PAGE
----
This measure was defeated in Parliament at the end of last year in a revolt by backbench Labour MPs. It mirrors the 90-days law of South Africa’s Apartheid regime that allowed political activists to be held without charge or trial for three months, released for a few minutes then re-arrested and held for another 90 days.

 Blair and Brown both claim that the compromise 28 days detention law that was passed is not enough time for police and MI5 to find evidence to bring against terror suspects that would stand up in court.

 But it’s not just the backbenchers who are alarmed by Blair’s determination to turn Britain into a police state. The judges have dug their heels in firmly and refused to let the Government get away with breaching the civil liberties of suspects indefinitely.

 That is why two weeks ago the courts ruled against the control orders – effectively house arrest – imposed on six alleged terror suspects who had previously been held in Belmarsh prison without charge or trial for around three years.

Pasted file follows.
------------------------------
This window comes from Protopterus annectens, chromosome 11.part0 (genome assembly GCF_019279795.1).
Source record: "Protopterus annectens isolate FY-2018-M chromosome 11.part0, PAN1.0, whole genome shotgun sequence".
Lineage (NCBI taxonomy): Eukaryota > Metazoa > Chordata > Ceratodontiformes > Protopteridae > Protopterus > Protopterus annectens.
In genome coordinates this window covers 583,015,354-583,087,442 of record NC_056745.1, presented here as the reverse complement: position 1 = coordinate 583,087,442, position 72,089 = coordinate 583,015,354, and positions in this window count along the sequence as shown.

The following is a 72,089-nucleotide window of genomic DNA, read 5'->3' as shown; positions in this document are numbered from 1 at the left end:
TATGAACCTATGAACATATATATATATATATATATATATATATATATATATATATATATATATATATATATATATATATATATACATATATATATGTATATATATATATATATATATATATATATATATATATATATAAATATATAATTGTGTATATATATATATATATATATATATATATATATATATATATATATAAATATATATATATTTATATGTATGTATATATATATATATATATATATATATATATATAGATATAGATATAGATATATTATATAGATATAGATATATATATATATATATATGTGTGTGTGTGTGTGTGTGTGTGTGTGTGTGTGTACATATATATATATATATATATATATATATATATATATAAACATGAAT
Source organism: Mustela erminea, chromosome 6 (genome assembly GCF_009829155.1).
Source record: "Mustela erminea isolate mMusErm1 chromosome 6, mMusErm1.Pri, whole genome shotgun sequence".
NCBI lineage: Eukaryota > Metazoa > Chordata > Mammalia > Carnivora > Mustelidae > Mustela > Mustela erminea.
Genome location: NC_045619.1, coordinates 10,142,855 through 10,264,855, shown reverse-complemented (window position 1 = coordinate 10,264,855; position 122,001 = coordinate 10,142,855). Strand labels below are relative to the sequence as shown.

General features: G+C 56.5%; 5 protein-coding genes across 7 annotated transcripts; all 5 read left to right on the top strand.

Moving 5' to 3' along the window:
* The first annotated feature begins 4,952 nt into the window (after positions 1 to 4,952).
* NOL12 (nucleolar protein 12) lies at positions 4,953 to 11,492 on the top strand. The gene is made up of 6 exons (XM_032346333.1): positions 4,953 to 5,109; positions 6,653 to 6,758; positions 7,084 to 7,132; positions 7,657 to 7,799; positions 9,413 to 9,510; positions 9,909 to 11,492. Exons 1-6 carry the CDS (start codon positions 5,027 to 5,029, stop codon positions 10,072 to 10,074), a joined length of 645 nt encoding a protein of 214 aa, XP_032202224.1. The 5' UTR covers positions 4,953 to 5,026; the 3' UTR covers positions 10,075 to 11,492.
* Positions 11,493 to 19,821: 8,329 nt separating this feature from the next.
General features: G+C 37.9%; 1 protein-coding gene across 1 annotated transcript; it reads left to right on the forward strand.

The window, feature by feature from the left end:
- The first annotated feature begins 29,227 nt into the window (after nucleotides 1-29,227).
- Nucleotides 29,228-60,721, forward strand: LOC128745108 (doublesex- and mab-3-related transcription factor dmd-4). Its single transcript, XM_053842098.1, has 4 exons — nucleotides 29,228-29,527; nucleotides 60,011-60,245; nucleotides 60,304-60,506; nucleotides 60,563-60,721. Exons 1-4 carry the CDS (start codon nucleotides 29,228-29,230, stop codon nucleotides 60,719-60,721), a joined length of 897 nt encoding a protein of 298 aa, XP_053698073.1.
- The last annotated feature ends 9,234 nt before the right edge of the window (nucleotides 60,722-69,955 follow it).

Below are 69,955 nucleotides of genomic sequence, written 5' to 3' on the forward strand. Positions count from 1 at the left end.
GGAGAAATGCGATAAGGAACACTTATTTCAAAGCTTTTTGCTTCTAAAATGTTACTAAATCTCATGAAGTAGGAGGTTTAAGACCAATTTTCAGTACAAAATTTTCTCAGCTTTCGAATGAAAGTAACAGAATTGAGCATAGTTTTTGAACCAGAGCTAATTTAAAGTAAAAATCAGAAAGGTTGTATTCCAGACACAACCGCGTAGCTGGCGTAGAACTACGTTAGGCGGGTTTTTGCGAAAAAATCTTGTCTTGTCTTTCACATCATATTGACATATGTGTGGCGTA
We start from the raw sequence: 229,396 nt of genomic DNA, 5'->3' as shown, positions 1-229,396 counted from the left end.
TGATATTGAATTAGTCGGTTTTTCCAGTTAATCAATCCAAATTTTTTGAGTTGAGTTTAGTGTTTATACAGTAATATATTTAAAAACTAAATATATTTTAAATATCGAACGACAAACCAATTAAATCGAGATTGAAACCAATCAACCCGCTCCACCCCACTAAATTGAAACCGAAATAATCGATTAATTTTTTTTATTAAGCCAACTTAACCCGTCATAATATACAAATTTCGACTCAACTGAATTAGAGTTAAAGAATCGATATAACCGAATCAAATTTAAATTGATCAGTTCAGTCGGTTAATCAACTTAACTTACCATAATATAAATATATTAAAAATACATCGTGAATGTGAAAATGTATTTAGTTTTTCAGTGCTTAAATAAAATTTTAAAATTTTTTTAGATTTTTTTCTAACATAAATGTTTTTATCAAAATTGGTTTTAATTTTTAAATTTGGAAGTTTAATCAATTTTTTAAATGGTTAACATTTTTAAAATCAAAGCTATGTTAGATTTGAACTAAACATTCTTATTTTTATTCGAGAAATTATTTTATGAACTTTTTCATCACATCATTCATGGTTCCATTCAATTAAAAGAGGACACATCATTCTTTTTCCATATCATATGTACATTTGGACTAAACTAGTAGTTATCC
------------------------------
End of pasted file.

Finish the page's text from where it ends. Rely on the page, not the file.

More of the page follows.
The control orders restricted the movements of these men and who they were allowed to speak to or communicate with. In all that time no shred of evidence has even been brought against them.

 The Government and police are also trying to recover from the egg on their face over the Forest Gate raid fiasco.

 The fall in support for Labour is reflected in last week’s two by-elections. In Blaenau Gwent Labour failed to retake the seat that was taken from them by veteran Labour activist Peter Law who quit the party to stand as an independent.